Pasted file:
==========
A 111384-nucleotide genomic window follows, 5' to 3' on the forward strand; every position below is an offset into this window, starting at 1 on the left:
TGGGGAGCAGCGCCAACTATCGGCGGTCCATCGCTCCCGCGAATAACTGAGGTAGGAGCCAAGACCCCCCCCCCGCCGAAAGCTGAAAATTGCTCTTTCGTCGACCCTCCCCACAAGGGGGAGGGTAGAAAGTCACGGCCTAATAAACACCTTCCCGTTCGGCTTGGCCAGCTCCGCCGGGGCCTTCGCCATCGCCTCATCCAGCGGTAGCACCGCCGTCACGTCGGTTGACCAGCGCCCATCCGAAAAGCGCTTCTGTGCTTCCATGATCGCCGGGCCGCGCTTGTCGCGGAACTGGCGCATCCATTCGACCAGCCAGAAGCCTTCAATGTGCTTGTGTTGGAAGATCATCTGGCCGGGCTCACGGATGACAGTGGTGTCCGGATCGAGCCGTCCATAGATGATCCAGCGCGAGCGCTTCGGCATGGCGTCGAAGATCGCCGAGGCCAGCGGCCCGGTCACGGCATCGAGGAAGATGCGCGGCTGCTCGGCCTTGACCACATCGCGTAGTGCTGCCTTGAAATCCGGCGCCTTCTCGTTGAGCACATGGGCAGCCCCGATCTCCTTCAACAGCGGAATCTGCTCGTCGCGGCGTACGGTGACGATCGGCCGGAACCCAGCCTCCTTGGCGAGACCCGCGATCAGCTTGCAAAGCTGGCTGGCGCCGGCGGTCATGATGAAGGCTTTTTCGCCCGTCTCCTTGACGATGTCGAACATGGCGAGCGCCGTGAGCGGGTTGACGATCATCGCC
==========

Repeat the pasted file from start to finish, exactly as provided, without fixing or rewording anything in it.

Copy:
A 111384-nucleotide genomic window follows, 5' to 3' on the forward strand; every position below is an offset into this window, starting at 1 on the left:
TGGGGAGCAGCGCCAACTATCGGCGGTCCATCGCTCCCGCGAATAACTGAGGTAGGAGCCAAGACCCCCCCCCCGCCGAAAGCTGAAAATTGCTCTTTCGTCGACCCTCCCCACAAGGGGGAGGGTAGAAAGTCACGGCCTAATAAACACCTTCCCGTTCGGCTTGGCCAGCTCCGCCGGGGCCTTCGCCATCGCCTCATCCAGCGGTAGCACCGCCGTCACGTCGGTTGACCAGCGCCCATCCGAAAAGCGCTTCTGTGCTTCCATGATCGCCGGGCCGCGCTTGTCGCGGAACTGGCGCATCCATTCGACCAGCCAGAAGCCTTCAATGTGCTTGTGTTGGAAGATCATCTGGCCGGGCTCACGGATGACAGTGGTGTCCGGATCGAGCCGTCCATAGATGATCCAGCGCGAGCGCTTCGGCATGGCGTCGAAGATCGCCGAGGCCAGCGGCCCGGTCACGGCATCGAGGAAGATGCGCGGCTGCTCGGCCTTGACCACATCGCGTAGTGCTGCCTTGAAATCCGGCGCCTTCTCGTTGAGCACATGGGCAGCCCCGATCTCCTTCAACAGCGGAATCTGCTCGTCGCGGCGTACGGTGACGATCGGCCGGAACCCAGCCTCCTTGGCGAGACCCGCGATCAGCTTGCAAAGCTGGCTGGCGCCGGCGGTCATGATGAAGGCTTTTTCGCCCGTCTCCTTGACGATGTCGAACATGGCGAGCGCCGTGAGCGGGTTGACGATCATCGCC